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Role of private sector necessary to help de-risk financing for agriculture

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The African Green Revolution Forum, held in Nairobi, Kenya, from September 5-9, 2016, discussed how to de-risk risk agriculture financing.

At a panel discussion on “Mobilizing Private Sector Financing for Agriculture”, the African Development Bank (AfDB) emphasised the importance of reducing risk in financing agriculture to bridge the US $30-billion funding gap and transform African agriculture.

Chiji Ojukwu, the Director for Agriculture and Agro-industry Department at the AfDB, highlighted that the poor level of financing from the private sector was hindering agricultural transformation in Africa: “Private financing is very low. We need US $30 billion and we will get $10 billion – so the gap is huge,” he warned.

Ojukwu told the panel that the issue of risk and lack of capacity for the private sector to offer innovative financing solutions to the agriculture sector were the main factors obstructing growth of the sector: “Agriculture is less than 4% of private-sector financing although it contributes to 20% of the economy across the continent,” he added.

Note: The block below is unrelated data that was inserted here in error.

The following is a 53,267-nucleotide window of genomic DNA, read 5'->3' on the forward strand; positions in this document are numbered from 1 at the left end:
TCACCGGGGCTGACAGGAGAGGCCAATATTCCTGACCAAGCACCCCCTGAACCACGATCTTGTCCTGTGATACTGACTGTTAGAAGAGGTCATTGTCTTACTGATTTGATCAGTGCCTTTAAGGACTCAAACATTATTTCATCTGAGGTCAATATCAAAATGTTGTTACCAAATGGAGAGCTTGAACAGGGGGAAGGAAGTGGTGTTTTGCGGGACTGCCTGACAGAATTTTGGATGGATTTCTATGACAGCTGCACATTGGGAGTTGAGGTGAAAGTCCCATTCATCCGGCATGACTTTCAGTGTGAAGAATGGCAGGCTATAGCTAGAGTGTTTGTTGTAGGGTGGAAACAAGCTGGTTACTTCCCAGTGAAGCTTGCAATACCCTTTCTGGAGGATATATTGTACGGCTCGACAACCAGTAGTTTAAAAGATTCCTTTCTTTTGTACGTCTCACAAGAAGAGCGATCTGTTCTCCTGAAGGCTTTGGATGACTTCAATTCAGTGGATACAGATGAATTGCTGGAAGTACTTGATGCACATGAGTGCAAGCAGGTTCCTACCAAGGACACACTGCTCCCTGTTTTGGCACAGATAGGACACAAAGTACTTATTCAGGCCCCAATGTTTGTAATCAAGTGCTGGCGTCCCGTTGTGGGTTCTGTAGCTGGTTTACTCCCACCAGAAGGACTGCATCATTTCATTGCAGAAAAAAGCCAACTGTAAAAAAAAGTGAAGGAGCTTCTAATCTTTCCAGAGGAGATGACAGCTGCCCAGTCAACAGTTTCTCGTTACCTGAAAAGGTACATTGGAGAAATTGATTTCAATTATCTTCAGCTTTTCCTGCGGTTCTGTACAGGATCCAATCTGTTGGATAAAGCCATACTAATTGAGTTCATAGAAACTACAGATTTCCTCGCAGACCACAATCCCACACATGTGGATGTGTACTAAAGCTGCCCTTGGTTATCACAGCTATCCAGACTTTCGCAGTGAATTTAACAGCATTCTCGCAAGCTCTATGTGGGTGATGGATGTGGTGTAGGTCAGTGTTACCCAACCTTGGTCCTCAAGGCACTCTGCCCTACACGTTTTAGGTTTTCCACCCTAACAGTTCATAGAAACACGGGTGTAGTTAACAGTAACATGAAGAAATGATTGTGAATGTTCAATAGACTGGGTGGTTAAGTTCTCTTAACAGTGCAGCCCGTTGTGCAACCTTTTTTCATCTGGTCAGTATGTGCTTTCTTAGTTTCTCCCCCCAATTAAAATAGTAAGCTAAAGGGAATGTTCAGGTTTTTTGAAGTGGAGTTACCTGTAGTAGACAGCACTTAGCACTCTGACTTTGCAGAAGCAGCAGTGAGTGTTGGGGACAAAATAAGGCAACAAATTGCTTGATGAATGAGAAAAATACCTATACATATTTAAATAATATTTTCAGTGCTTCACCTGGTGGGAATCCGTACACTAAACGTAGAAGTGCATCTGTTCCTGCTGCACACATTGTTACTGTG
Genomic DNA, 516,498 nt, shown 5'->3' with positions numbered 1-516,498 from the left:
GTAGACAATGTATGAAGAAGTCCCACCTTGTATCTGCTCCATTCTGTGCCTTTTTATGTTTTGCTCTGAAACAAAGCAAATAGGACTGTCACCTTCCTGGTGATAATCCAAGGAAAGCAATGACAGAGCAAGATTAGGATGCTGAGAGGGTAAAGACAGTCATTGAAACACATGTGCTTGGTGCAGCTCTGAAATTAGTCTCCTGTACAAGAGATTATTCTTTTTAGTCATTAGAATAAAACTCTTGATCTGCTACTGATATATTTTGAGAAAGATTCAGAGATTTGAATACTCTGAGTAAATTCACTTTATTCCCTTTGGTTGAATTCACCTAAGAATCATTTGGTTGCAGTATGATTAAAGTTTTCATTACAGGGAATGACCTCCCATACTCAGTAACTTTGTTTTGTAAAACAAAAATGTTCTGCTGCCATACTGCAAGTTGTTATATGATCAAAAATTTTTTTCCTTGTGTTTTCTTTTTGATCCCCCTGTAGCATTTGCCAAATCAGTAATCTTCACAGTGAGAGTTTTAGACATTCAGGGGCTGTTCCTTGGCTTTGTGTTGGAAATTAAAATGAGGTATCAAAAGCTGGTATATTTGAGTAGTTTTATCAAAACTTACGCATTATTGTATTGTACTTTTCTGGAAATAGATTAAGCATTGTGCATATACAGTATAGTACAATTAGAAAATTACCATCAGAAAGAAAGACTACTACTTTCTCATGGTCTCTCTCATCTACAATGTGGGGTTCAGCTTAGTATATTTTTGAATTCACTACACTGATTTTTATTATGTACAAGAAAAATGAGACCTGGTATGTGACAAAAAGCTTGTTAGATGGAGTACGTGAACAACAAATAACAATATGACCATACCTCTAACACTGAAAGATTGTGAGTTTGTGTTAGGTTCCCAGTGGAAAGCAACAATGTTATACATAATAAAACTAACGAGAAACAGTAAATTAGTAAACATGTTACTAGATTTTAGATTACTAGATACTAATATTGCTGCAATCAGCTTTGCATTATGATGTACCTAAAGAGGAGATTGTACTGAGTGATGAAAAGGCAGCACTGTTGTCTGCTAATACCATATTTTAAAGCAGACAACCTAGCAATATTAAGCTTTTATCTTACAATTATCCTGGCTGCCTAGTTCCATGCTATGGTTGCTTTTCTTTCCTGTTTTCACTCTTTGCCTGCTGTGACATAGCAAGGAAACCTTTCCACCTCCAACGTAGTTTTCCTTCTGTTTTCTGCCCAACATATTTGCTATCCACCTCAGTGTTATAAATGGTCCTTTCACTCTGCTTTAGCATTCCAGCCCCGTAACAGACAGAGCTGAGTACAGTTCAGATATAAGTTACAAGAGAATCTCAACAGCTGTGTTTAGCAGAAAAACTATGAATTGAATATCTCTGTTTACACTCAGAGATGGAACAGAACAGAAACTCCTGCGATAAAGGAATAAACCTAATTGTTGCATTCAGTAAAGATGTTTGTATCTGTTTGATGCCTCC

He announced that the Bank would contribute US $2.4 billion annually for the next 10 years to boost Africa’s agriculture. Ojukwu cited some of the Bank’s agricultural financing mechanisms including soft commodities, small and medium-sized enterprises financing, and an upcoming risk-sharing facility. He also named some of the instruments providing grants or technical assistance such as the Agriculture Fast Track Fund and the Fund for African Private Sector Assistance (FAPA).

The panel agreed on the need for the agriculture industry to transform into a high value addition sector to enable it to compete with other economic sectors for financing. 

In his keynote address, James Mwangi, the Chief Executive Officer of Kenya’s Equity Bank Group, reiterated that it was crucial for the private sector to treat agriculture as a commercial sector. “That shift is necessary,” he explained. “Agriculture is in great need of adaptability to climate change, increased productivity, scalability, financing of technology for transformation, and these offer a perfect case for private-sector financing.” 

Other panelists included Vincent Ssempijja, Minister of Agriculture, Animal Industry and Fisheries in Uganda; Jose Pacheco, Minister of Agriculture, Mozambique; Linah Mohohlo, Governor, Bank of Botswana; Saleh Usman Gashua, Secretary General, African Rural and Agricultural Credit Association; and Bob Collymore, Chief Executive Officer of Safaricom Ltd, a leading mobile network operator in Kenya.


Chiji Ojukwu
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